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Ralf Brinkmann, Christopher Kren, Veit Danicke, Ahmed Almashharawi, Mario Mordmüller, Dirk Theisen-Kunde, Yoko Miura, Claus von der Burchard, Johann Roider, Hossam Abbas; Automatic Temperature Control for Retinal Laser Exposures. Invest. Ophthalmol. Vis. Sci. 2021;62(8):3308.
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© ARVO (1962-2015); The Authors (2016-present)
Retinal laser treatments lack an objective dosing control, particularly for sub visible irradiations becoming more and more popular. However, laser effects vary largely due to inter and intraocular variations of light scattering and pigmentation at the fundus, leading to strong variations of the induced temperatures. We developed an optoacoustic method to determine the temperature rise during laser irradiation and demonstrated the technique in a clinical trial. The method was now been extended with an automatic closed-loop feedback control system in order to automatically obtain a desired target temperature preselected by the ophthalmologist.
A commercial treatment laser (532nm) is used. The laser fiber is coupled to a control unit containing a pulsed probe laser (523 nm, 75 ns, 3 kHz) to excite thermoelastic pressure waves at the retina, and a fast modulator to modify the power of the therapy laser with a frequency of 3 kHz. Both beams are transmitted by the same fiber to a laser slitlamp. The acoustic amplitudes contain the current retinal temperatures and are recorded by an ultrasonic transducer embedded in a standard contact lens. A control software calculates the required laser power in real-time in such a way that the desired temperature rise is reached. Experiments were performed on freshly enucleated pig eye globes and RPE-choroid-sclera explants. Target temperatures between 40°C and 70°C were selected for irradiation times between 50 and 200 ms and a spot diameter of 200 µm.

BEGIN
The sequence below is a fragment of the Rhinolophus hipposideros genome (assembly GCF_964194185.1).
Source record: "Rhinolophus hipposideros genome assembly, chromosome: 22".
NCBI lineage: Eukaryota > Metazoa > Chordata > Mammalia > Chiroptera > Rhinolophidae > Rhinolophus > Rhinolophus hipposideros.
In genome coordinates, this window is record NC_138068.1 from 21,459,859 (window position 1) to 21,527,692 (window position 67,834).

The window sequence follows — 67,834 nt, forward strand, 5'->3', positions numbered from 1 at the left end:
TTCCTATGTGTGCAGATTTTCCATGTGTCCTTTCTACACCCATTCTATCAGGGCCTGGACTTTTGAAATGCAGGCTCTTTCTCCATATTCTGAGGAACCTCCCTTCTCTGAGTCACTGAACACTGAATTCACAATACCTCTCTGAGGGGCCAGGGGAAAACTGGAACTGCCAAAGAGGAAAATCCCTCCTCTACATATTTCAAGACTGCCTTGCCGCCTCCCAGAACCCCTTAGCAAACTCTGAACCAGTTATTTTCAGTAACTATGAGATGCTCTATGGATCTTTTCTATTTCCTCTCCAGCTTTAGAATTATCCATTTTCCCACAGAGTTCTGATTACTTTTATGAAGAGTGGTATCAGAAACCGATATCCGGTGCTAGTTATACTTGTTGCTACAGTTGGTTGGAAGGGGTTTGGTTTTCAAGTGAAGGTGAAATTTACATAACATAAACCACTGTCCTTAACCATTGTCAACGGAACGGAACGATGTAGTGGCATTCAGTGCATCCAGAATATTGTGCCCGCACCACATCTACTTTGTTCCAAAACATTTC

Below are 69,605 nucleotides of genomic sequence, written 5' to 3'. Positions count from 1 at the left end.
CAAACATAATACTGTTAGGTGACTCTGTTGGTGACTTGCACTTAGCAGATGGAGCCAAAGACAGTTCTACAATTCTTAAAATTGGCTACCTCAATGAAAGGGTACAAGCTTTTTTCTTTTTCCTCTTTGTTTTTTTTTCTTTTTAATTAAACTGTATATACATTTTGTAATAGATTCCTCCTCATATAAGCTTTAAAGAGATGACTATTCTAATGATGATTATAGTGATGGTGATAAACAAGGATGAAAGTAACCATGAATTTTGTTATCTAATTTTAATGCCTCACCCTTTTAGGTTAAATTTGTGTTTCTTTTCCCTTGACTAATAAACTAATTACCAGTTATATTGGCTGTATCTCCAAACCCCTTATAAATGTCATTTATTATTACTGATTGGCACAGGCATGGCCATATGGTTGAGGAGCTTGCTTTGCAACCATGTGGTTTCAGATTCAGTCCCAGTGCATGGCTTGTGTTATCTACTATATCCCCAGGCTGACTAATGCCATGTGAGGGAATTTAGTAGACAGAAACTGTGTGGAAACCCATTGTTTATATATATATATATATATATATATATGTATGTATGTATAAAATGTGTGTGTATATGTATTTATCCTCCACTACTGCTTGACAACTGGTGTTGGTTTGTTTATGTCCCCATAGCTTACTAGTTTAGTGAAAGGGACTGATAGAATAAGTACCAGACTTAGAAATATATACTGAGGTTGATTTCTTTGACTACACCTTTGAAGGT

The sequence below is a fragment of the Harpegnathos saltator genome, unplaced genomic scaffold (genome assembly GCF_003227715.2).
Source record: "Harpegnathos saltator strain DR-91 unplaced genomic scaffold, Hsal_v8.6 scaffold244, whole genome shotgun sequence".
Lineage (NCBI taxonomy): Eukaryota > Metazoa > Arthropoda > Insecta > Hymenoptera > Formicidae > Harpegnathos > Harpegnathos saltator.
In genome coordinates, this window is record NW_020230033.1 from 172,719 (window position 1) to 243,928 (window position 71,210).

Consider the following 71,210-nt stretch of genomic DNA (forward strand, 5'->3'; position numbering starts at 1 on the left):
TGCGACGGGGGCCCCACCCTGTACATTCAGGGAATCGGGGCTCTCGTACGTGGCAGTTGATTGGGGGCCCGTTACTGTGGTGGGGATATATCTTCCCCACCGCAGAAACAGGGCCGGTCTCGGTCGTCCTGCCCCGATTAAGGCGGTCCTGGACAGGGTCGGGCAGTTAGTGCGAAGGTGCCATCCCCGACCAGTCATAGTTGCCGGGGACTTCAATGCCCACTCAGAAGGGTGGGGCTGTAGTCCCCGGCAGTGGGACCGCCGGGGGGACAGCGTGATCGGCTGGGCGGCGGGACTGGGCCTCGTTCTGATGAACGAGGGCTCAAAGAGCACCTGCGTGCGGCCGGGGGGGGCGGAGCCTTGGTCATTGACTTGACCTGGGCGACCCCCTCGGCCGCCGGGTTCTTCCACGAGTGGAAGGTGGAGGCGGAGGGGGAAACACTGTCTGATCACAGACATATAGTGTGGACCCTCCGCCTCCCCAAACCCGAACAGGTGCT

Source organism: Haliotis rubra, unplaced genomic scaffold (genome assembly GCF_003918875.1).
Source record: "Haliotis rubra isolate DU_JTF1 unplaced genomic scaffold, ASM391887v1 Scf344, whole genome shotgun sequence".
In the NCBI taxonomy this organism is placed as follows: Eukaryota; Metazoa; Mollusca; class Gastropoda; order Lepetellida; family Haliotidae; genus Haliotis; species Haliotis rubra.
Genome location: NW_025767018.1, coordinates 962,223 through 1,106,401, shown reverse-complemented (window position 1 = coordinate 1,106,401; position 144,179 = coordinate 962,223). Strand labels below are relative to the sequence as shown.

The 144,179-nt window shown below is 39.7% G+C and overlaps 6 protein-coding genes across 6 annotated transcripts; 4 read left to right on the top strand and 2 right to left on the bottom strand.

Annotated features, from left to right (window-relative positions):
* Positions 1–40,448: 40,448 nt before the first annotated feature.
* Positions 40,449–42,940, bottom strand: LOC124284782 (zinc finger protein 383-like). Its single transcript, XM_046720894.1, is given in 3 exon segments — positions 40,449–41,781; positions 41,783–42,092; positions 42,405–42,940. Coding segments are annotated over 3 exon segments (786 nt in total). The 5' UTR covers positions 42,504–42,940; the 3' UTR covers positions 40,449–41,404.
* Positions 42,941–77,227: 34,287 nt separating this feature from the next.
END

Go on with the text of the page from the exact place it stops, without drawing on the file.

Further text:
Depending on the control settings, the aim temperature was reached within 10-100 ms. Thereafter it is kept constant until the end of the irradiation period. For an irradiation time of 100 ms for example, target temperatures of 40, 50 and 60 °C were achieved with accuracies of 1.6 +/- 1.4 % after 78 +/- 9 ms, 2.1 +/- 1.1 % after 74 +/- 12 ms and 5.0 +/- 2.6 % after 41+/- 20 ms, respectively. When adjusting the controller towards a fast temperature rise, target temperatures were reliably reached within 30 ms with fluctuations thereafter of about +/- 1 °C around the target temperature.
A device automatically controlling the temperature rise during retinal laser therapies has been developed and demonstrated. It can be adapted to every commercially available continuous wave retinal laser. The method allows a reliable thermal impact for visible or subvisible coagulations and especially for sublethal hyperthermia.
This is a 2021 ARVO Annual Meeting abstract.
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